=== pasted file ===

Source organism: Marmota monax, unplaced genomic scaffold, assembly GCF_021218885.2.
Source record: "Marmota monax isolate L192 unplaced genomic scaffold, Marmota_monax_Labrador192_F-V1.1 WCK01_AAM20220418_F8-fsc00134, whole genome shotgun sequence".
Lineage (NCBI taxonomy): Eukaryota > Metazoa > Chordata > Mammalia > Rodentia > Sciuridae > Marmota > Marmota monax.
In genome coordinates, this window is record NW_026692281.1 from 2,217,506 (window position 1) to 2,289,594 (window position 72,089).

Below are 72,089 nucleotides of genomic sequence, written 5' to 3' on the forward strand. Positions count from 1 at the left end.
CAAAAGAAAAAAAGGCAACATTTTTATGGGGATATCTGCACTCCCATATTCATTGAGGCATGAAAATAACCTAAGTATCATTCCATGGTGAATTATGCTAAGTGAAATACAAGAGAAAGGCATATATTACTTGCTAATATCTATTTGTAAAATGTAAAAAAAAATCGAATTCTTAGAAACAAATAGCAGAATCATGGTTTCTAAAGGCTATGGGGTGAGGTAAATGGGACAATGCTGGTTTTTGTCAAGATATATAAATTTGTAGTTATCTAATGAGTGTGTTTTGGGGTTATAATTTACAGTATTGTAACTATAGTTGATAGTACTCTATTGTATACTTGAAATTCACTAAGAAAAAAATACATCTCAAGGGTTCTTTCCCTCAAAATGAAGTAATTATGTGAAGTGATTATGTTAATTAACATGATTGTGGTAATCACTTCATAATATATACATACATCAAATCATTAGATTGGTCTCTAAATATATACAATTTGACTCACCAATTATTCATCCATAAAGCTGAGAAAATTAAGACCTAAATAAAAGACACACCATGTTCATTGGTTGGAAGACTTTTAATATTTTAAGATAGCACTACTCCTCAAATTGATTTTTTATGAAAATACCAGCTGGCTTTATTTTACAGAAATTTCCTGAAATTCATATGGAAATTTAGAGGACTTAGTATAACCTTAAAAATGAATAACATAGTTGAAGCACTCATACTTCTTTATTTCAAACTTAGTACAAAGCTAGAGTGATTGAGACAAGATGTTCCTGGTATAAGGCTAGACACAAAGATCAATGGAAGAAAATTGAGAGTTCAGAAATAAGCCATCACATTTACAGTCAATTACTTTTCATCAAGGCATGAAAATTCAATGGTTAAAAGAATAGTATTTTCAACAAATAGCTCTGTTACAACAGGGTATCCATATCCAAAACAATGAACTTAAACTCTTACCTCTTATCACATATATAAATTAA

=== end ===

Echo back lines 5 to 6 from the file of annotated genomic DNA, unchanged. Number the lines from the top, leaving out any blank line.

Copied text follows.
Below are 72,089 nucleotides of genomic sequence, written 5' to 3' on the forward strand. Positions count from 1 at the left end.
CAAAAGAAAAAAAGGCAACATTTTTATGGGGATATCTGCACTCCCATATTCATTGAGGCATGAAAATAACCTAAGTATCATTCCATGGTGAATTATGCTAAGTGAAATACAAGAGAAAGGCATATATTACTTGCTAATATCTATTTGTAAAATGTAAAAAAAAATCGAATTCTTAGAAACAAATAGCAGAATCATGGTTTCTAAAGGCTATGGGGTGAGGTAAATGGGACAATGCTGGTTTTTGTCAAGATATATAAATTTGTAGTTATCTAATGAGTGTGTTTTGGGGTTATAATTTACAGTATTGTAACTATAGTTGATAGTACTCTATTGTATACTTGAAATTCACTAAGAAAAAAATACATCTCAAGGGTTCTTTCCCTCAAAATGAAGTAATTATGTGAAGTGATTATGTTAATTAACATGATTGTGGTAATCACTTCATAATATATACATACATCAAATCATTAGATTGGTCTCTAAATATATACAATTTGACTCACCAATTATTCATCCATAAAGCTGAGAAAATTAAGACCTAAATAAAAGACACACCATGTTCATTGGTTGGAAGACTTTTAATATTTTAAGATAGCACTACTCCTCAAATTGATTTTTTATGAAAATACCAGCTGGCTTTATTTTACAGAAATTTCCTGAAATTCATATGGAAATTTAGAGGACTTAGTATAACCTTAAAAATGAATAACATAGTTGAAGCACTCATACTTCTTTATTTCAAACTTAGTACAAAGCTAGAGTGATTGAGACAAGATGTTCCTGGTATAAGGCTAGACACAAAGATCAATGGAAGAAAATTGAGAGTTCAGAAATAAGCCATCACATTTACAGTCAATTACTTTTCATCAAGGCATGAAAATTCAATGGTTAAAAGAATAGTATTTTCAACAAATAGCTCTGTTACAACAGGGTATCCATATCCAAAACAATGAACTTAAACTCTTACCTCTTATCACATATATAAATTAA